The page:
Ask DN: What's your photography setup/workflow?

9 years ago from , UI Designer

For the amateur/pro photographer and photography enthusiasts in DN, how does your setup and workflow look like?

I just received my new Fuji X-T1 yesterday and I've been looking at what the ideal place to post collections of pictures (maybe along with text) would be. Instagram is still my fav place to post single picture at a time but I also want to post albums of pictures and maybe have the option to kinda use text and create - for the lack of a better word - "stories".

There are couple of really good options these days like Exposure, Storehouse, Flickr, 500px, Tumblr, Personal blogs, etc. They all look like great options but like we all know, too many choices sometimes make it hard to pick one.

What do you guys use and why do you like it (in terms of design, simplicity, import/export, pricing, community, etc.)

Thanks and have a great weekend guys!

P.S. - Would also love hearing about your editing and backup processes as well.


  • Jeff ShinJeff Shin, 9 years ago

    Chase Jarvis's workflow, although pretty hardcore, is awesome.

    2 points
  • Prasanna Kumar Ramar, 9 years ago (edited 9 years ago )

    I have two workflows depending on what i use to shoot.

    1. For Pictures - iPhone 5 -> VSCO -> Instagram

    2.For Videos - iPhone 5 -> SparkApp( by Ideo) -> Instagram

    1. iPhone5 - Dropbox - Lightroom - Photoshop -> Blog

    2. Nikon -> Lightroom -> Photoshop -> Blog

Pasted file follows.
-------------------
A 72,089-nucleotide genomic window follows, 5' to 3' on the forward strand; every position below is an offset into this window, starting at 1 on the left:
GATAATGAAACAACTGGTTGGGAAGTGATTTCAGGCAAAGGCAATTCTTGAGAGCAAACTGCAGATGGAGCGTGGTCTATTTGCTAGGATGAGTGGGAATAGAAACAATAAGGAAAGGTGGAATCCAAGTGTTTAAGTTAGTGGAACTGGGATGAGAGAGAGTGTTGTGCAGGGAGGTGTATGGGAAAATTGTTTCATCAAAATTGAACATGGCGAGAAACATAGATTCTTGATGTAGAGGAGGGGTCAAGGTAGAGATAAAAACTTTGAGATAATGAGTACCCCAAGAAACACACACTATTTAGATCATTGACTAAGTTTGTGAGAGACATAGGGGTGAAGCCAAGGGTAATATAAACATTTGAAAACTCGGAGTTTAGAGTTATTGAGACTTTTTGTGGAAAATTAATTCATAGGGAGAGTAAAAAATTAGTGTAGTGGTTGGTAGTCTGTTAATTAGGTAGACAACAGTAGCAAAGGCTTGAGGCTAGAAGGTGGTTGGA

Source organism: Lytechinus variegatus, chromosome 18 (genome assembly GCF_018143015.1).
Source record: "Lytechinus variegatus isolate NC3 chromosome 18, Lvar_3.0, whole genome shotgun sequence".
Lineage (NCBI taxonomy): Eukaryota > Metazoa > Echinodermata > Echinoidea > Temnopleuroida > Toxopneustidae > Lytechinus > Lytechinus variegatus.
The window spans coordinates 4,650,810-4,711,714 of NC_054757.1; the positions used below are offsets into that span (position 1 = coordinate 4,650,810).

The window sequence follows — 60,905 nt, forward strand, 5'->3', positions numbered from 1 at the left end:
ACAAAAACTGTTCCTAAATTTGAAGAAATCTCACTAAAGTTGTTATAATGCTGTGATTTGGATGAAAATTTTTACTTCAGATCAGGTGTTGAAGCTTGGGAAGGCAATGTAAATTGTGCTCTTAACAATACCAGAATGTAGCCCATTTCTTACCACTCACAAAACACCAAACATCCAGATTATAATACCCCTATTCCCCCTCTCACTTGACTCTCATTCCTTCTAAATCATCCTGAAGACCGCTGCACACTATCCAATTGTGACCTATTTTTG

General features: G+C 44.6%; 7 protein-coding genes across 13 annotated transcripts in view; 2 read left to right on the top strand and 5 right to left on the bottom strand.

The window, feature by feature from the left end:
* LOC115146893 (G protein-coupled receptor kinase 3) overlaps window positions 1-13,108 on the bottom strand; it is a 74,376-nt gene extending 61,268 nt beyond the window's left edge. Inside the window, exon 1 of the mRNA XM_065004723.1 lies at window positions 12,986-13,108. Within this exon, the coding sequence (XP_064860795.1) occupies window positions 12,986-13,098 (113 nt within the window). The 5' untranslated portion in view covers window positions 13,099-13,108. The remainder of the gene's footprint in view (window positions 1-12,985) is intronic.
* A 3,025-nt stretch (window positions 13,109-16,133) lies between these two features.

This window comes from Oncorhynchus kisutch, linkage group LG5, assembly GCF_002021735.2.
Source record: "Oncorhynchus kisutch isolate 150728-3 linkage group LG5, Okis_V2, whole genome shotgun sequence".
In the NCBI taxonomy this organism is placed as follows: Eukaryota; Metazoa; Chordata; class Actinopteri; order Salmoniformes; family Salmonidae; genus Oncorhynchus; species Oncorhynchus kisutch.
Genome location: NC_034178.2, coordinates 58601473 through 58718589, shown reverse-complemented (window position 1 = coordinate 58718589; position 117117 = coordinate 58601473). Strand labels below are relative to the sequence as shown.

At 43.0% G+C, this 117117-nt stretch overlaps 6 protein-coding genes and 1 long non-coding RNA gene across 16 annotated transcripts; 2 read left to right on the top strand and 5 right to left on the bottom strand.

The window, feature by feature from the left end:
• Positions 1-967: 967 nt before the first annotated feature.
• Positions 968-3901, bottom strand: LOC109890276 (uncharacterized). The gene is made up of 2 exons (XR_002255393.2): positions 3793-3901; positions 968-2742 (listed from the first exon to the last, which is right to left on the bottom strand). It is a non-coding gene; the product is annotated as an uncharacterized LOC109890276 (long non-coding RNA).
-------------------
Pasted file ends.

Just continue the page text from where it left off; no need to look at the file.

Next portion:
I use Lightroom, 1. To add VSCO presets

    2.To automatically add custom metadata to all the pictures ( all my pictures are free to use under CC 0.1.0)

    1. To add keywords and Ratings that helps me to search and filter pictures.

    I use Photoshop:

    1. Mostly to crop and align.

    2. Save pictures for web.

    My blog - prasannakumarr.in it runs of Squarespace.

    On Instagram - prasannsnap

    0 points
  • Jodi WarrenJodi Warren, 9 years ago

    Not got a good option for online, as I use custom-rolled stuff (which needs an update badly), but for casual lifestyle photography - aka anything that's not a specific job/project - I will:

    1. Open this year's Lightroom catalog
    2. Import photos, automatically adding my metadata, plus a few general tags if appropriate.
    3. The import process also automatically makes a copy of the RAW files on an external hard drive.
    4. I don't wipe a card until I've confirmed the files are in 2 other places, so I'll quickly skim through the pictures.
    5. As I'm quickly skimming through, I might select blocks of photos and add a simple general tag. I might also mark a few possibilities and reject a few technically poor shots.
    6. I make a very quick pass through, giving possible selects a single star. All I'm looking for at this stage is if they're possibly useful. I don't care about duplicates at this point - if they're not obviously technically flawed and they're not obviously awful, they make it through.
    7. I make a second (2 star) pass, and simply decide more strongly on the same aspects as the first pass. If it's only a few photos, I might actually select a chosen image from a few duplicates.
    8. At this point, it depends on the amount of photos I have left, and how many I want. I may just do similar refinements to what I've done earlier, or I might now render them at 100%. If so, I'd pick selects from sets of duplicates, check for critical focus and perhaps do some very quick processing. The selects get marked as 3 star.